Her son Jonah noticed gray pellets of scat on the roofline leading up to a displaced board under a soffit and suddenly all the midnight rummaging sounds in the attic above Julia’s bedroom returned to her, an aural tilt-shift of something she had been trying to forget.
“Probably a squirrel,” said Jonah.
Julia had met Jonah’s father, a man who liked the sea and the Bible, on a flight to Dubai early in her career. She had brushed her fingers against his hand when she served him drinks, as was her way with attractive passengers; the contact enabled an interchange of positive ions to keep her lovely and cheerful.
“Put on your ski mask to transform your energy and climb up into the attic,” Julia told her son.
“I don’t need a disguise to investigate.”
Julia and Jonah’s father were married until the twenty years together convinced him he was too old to be with a woman his own age.
Near the end, when Julia ask if he wanted her anymore, he would take her by the neck with a warm hand and lead her upstairs, whispering, “You have no idea.”
What she’d had no idea of was that he had also been taking another woman by the neck.
Jonah performed a feat of levitation and shimmied through a closet’s ceiling square.
“The funk is awful and all of the insulation on the south side of the house is shredded,” he shouted.
The raccoon hadn’t asked permission to bring things into Julia’s attic from the neighbor’s uncovered trash. He had done as he pleased. Yogurt containers and chicken bones, a filigreed hand mirror, a purple scarf.
In the Atlanta airport Julia practiced her smile in a bathroom mirror while Jonah appraised her of the situation via cell.
“The remediation guy says racoons are symbols of generosity and adaptability.”
“Exactly what a trickster and master of disguise wants you to think.”
“It’s going to cost five thousand dollars to trap it and clean up.”
Julia tapped her pinky finger on the mirror and outlined her lips on the cool surface. She found ways to make her eyes twinkle.
Authentic smiles go all the way up to the side of the face—the eyes noticeably squint or nearly close as when laughing. The little tug at the sides of the mouth without eye wrinkles indicate a liar. If you’re paying attention you can tell who’s telling you the truth.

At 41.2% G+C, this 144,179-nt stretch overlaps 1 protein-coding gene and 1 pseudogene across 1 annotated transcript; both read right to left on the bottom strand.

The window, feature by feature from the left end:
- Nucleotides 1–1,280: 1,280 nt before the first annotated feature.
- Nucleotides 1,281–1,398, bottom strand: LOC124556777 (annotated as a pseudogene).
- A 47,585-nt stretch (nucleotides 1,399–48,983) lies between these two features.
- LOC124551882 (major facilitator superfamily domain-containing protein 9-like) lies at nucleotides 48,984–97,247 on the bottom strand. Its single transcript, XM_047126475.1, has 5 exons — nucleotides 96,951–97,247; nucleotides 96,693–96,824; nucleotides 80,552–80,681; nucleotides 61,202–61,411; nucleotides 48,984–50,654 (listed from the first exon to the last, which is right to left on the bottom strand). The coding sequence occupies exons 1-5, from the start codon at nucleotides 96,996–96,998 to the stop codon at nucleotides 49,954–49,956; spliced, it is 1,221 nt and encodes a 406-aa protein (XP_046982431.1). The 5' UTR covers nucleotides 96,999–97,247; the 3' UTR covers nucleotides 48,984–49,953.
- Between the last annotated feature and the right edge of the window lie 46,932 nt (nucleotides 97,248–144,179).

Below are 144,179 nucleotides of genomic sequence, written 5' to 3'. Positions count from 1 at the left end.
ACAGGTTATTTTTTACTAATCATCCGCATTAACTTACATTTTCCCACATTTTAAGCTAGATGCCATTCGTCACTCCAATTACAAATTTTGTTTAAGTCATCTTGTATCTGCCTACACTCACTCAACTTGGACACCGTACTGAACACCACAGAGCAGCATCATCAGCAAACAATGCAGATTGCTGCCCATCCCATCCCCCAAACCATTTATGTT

Whenever they were on the same flight crew, Julia never let Paige forget she was her little cupcake. Paige’s throat was walnut-colored, her cheeks pore-less like a perfect pancake, the kind Julia had not once successfully produced for Jonah on a Sunday morning when he was a boy.
Seniority gave Julia the pilots and first class, but she hurried through drink cart service to assist Paige. To a thirtyish bro she confided, “At this end of the plane you’re lucky to have a little kumquat instead of an old hag like me.”
At the end of the flight Julia gave the usual litany about preparing for landing. Paige beamed innocently down the aisle and Julia wondered if the animal trap had been set.
She had not told Jonah about the nights the raccoon had made his offerings to her, how small gifts emerged through the slots of the air vent near the ceiling of her bedroom. One night, Julia pulled at a dangling thread of red yarn and gasped when she found it taut. She tugged harder and the raccoon let it loose, and it came to her like something dark and funny, blood red, a memory of pleasure. Kneeling on the floor, she looped the endlessly unspooling yarn over her index finger, crocheting knots, and in this way, she was praying on her knees again as a child, suffocating in the church incense, the slate floor slippery under the heels of her dress shoes.
“You have brought so much joy to this flight crew,” Julie faltered, off-script, her authentic smile at risk. The raccoon husband could stay. She could learn to steal what she needed, wrap thick red braids around her wrists, around necks.
Kate Gehan’s debut short story collection, The Girl and The Fox Pirate, was published by Mojave River Press in 2018. Her writing has appeared in McSweeny’s Internet Tendency, Split Lip Magazine, People Holding, and Cheap Pop, among others. She is nonfiction editor at Pithead Chapel. Find her work at kategehan.com.